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Nessmuk's Adirondack Letters

By George Washington Sears ("Nessmuk") (1821-1890), 1880-3

Cruise of the Sairy Gamp, 1

Forest and Stream, June 28, 1883

OH, the beauties and delights of rural surroundings. The cheerful awakening from sound, healthful slumber. For instance, the time is about 4 a.m., or a little before. Dick, the game-cock, having gone to roost at sundown, suddenly awakens to a sense of his responsibility as boss of the entire premises and sends out a clarion note that may be heard one mile away. Nine female geese and one old gander at once respond, with outstretched necks and voices shrill and deep. Three guinea hens, with their Brigham, take up the cry. The old peacock gets on his wings, sails up to the peak of the barn, and lets go to the bottom of his lungs. A flock of ducks starts up suddenly and waddles off to the creek with much noisy quacking. Four mild-eyed, deer-faced Alderney cows commence a musical bellowing from the paddock on the flat by the creek; four fawn-like calves answer with responsive bleatings from the calf-pasture above.

It is not yet 5 a.m., and the thrush, the robin, the song sparrow, the phoebe-bird, the catbird, the peewee, the chewink, the bluejay and the vireo are making the whole business very musical.

How about the awakening of a summer morning in New York? I am not so certain. I have tried both sides. I prefer the donkey engine to the guinea hen; the steam whistle to the peacock. The rattle and roar of the wakening city is hardly more disturbing to nerves than the racket of a farmyard. I know something better.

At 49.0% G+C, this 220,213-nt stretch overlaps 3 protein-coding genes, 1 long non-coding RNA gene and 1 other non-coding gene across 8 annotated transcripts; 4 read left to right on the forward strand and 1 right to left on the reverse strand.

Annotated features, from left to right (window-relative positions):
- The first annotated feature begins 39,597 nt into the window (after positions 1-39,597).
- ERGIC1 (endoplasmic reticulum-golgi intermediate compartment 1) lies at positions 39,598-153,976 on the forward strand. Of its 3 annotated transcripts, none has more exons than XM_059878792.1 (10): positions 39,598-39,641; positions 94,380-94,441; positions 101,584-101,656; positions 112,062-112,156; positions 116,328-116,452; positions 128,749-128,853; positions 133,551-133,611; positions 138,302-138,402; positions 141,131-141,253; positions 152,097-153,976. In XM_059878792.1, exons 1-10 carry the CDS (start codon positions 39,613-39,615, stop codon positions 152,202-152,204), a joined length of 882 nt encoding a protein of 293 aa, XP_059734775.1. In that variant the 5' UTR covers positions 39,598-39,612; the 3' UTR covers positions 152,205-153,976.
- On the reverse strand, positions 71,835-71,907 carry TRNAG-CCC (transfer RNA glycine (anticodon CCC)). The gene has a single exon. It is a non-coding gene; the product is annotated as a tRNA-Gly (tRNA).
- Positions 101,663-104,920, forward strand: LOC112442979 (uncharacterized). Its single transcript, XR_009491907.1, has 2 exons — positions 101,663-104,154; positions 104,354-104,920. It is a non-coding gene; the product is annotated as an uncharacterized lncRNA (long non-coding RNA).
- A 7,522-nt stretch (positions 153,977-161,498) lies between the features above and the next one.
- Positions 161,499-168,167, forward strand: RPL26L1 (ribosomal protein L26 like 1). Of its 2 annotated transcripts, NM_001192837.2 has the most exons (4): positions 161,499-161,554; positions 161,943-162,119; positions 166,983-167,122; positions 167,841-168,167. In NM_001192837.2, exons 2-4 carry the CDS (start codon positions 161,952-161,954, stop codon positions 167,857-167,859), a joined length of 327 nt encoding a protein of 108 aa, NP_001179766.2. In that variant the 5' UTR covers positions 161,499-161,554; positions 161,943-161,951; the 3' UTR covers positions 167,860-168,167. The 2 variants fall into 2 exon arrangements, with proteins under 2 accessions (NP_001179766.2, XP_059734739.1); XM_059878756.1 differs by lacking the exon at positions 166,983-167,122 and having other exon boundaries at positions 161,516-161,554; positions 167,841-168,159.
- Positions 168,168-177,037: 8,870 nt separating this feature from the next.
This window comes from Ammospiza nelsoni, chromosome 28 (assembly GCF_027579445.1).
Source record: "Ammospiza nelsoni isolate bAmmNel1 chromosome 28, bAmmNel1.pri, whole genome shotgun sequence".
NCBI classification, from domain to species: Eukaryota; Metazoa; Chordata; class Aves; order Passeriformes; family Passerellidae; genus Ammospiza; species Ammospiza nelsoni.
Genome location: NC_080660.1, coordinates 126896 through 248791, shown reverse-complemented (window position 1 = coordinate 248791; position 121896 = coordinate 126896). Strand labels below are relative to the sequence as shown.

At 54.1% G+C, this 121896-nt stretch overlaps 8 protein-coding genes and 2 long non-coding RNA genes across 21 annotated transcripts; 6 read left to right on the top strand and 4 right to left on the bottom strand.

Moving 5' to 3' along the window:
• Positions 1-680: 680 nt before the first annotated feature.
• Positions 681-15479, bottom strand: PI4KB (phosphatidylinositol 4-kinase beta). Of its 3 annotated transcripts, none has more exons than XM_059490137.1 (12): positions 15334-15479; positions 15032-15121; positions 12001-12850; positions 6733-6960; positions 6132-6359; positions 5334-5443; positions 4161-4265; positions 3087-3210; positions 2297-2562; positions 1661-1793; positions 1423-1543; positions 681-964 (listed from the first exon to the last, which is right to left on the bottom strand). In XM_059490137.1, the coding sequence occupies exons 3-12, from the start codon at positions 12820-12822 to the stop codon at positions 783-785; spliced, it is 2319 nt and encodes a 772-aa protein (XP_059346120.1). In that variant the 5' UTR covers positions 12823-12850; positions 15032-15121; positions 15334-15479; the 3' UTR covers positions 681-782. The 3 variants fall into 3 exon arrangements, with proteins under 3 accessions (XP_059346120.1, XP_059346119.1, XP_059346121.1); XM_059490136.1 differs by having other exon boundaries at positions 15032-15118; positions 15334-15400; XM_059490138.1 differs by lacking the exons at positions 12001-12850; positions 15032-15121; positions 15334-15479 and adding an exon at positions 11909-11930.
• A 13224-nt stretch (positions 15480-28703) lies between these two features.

I know a spot where plumy pines
O'erhang the verdant banks of Otter,
Where wood-ducks build among the vines,
That bend above the crystal water.
'Tis there the bluejay makes her nest,
In thickest shade of water beeches;
The fish-hawk, statuesque in rest,
Keeps guard o'er glassy pools and reaches.

Well, I am "going through the Wilderness." The Sairy Gamp meets me at Boonville the first week in July. The Sairy weighs ten and one half pounds. I noticed since I commenced writing about light canoes in Forest and Stream, several makers have discovered that a ten-pound canoe will carry a light canoeist and his duffle. Have they ever seen it done? Have they placed a few ten-pound canoes in the hands of skilled canoeists for lone, independent cruises in the North Woods and other glorious lake-dotted forests? Am I to meet one of them here and there, go into camp with him, divide the last ounce of provisions, and then paddle in company with him over the blessed clear waters, and over the inlets, outlets, etc.? I guess not. There is no ten, eleven or twelve-pound cedar canoe afloat this season with a live man in her.

I think a sixteen-pound canoe would be safer and more comfortable. All the same, she is bound to go through. Maybe she will do better than her maker thinks. Possibly he has builded better than he knew. There is a possibility that I may turn out to be an old gray-headed expert in light canoeing. Maybe I have been there. Perhaps I have paddled a kyak, the most ticklish boat that ever floated a man. And I may get drowned. I shall certainly take in some duckings.

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